p. 55). PPC supplies all discharging plant customers with an empty bag racking and compressing system, along with associated training, allowing them to easily compress and return the empty bags to PPC’s refurbishing facility at no charge (for the equipment or freight).
“Customers enjoy the small, one pallet-sized footprint of our empty bag racking unit,” says Tyler Alexander, vice president of operations for PPC. “It is easy to use, saves floor space and makes their plant cleaner and neater. In addition, customers use our automated turnkey pickup scheduling as soon as bags are ready for pickup to ensure no extra floor space is used for the program.”
The refurbishing process can be used with bags that are already in use in the filler’s inventory, or with new-to-inventory bags that may be purchased by the filler from PPC. When empty, non-PPC manufactured bags arrive, each bag is sorted by the filling company, product type, and then affixed with a barcode so that each bag can be tracked throughout its use-cycles. (PPC-manufactured bags have barcode labels pre-affixed to each bag.)
Once the returned, empty bags have been scanned and logged into PPC’s database, the refurbishing process begins. If the bag has a liner, it is removed. Any necessary conductivity testing is done, and visual inspections of all lift straps and seams are performed. The bag is then raised for a detailed visual inspection while being inflated with a high-velocity blower to remove any remaining internal product or residual matter in the bag. The bag is rotated for continual inspection with high-intensity lighting in order to illuminate any potential remaining product, holes, tears, or other damage. A heat gun is used to remove any stickers placed on the bag by the filler or the discharging customer, and to strengthen the bond of any new repair patches required on the bag. Next, all tie straps and document pouches are checked for potential damage and new ones added if necessary. It the bag had a liner, a new liner is inserted.
The operator then logs the complete inspection status for that bag, including any damage found and any repairs made. Lastly, cleaned and refurbished bags are sent to quality control for final inspection, certification for next safe additional use, and palletizing. Approximately 100 finished bags per pallet are then covered with a protective shell and shipped back to the original product filler to start the process over. “We ensure the refurbished bag quality and certify it safe and ready for the next use,” says Tim Petracca, PPC president and CEO. “We typically see 99.98% bag cleanliness with products used in the adhesives and sealants industry.”
“The process all runs very smoothly,” says Michael Schumacher, part of the global and Americas supply chain management team for Bostik. “PPC really helps on their end. They help to facilitate the process in terms of clearing the discharged bags from the plant and taking them to their facility for refurbishment.”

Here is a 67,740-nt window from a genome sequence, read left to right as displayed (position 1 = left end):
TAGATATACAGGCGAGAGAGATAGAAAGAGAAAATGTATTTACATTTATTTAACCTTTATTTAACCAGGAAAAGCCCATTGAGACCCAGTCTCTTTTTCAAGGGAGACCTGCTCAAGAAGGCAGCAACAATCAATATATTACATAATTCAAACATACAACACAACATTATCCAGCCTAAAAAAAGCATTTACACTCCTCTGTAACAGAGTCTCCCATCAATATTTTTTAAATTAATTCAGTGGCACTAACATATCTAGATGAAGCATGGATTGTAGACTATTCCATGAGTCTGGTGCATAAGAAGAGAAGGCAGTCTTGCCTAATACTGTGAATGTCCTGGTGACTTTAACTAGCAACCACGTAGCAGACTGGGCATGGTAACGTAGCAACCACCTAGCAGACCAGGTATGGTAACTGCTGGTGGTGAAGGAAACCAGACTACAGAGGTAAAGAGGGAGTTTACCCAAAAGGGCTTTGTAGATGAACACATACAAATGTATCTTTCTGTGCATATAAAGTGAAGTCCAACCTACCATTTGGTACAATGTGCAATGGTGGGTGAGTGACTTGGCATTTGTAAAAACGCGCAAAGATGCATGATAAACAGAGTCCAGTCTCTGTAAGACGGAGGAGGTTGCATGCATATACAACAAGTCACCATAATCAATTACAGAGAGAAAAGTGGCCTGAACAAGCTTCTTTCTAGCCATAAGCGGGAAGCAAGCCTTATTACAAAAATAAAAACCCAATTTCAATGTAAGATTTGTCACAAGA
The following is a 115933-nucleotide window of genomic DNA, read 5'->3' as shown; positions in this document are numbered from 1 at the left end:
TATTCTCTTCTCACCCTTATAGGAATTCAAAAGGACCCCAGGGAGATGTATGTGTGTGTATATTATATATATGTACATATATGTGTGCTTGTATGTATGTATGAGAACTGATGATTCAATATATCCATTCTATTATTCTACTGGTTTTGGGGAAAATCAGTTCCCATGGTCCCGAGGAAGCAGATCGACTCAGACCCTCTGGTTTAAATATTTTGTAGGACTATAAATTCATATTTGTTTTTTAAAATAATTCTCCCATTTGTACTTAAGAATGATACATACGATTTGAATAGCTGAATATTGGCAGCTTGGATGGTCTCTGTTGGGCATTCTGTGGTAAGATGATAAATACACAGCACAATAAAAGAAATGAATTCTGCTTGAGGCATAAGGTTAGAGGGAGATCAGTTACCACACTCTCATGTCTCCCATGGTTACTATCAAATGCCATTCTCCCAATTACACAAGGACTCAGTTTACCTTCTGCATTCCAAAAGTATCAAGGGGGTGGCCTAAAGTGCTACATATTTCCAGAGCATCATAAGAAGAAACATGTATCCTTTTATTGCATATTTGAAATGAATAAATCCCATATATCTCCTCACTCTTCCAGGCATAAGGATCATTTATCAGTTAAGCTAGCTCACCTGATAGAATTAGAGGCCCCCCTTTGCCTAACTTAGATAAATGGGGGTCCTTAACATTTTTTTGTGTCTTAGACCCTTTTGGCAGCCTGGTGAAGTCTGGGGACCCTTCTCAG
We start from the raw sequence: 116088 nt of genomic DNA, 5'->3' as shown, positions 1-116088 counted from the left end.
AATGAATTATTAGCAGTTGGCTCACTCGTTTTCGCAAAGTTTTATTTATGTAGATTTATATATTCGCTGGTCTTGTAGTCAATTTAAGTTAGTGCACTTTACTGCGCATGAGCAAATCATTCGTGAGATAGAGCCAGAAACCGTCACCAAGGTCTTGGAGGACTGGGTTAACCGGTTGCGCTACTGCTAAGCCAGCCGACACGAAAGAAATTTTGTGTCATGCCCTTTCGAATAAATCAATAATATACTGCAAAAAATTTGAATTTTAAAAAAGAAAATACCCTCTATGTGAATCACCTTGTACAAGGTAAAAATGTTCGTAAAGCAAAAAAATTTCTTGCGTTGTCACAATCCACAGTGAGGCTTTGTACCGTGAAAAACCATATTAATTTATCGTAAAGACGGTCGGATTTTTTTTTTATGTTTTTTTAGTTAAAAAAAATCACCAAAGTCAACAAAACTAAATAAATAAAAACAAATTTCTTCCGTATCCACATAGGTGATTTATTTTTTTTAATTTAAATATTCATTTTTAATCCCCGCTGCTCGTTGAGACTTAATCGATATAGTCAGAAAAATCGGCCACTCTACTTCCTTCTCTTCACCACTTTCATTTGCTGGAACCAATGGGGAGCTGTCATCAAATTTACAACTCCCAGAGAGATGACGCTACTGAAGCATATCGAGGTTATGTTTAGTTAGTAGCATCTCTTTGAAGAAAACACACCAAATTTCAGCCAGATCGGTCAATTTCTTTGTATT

When discharged bags are returned to the facility after discharge, they’re scanned and sorted, beginning the closed-loop refurbishing process all over again. “We’ve seen positive results at the plant and the corporate level,” says Schumacher. “At the plant, we’ve seen the ease of the process of refurbishing bags. On the corporate side, we’ve reduced our carbon footprint and become a more responsible company.”
With sustainability becoming an increasingly pressing issue in the public consciousness, companies are looking for new programs to enhance their sustainability initiatives in a cost-effective, yet high-quality way. Both dischargers and fillers can turn to the Smart-Use program to support their sustainability endeavors with a cost-effective process for the packaging supply chain.
“The Smart-Use program has been great for us,” says Danny Kyle, plant manager at Ingevity. “PPC has refurbished thousands of bags for Ingevity over the past years and we experienced no quality issues with any PPC-refurbished bags. They perform well, look good, are high quality, and provide a ready supply to us, as the big bags we ship to U.S. and Canada customers’ locations can be picked up, refurbished and turned around in weeks by PPC. This is a big advantage over the several months lead time when we have to order new bags coming from overseas.”
The program also enables companies to provide their customers with high-quality products while simultaneously enhancing their green footprints. “It was great to bring the Smart-Use program to our big bag customers,” says Mike Barch, Ingevity senior account manager, Industrial Specialties. “They enthusiastically embraced the program as they really get to enjoy the benefit of a lower waste-to-landfill stream and associated reduced disposal costs, with a cleaner, neater plant process, at no charge to them. From a sales perspective, it is a nice benefit to bring to them, and they feel good about being part of a sustainable FIBC supply chain.”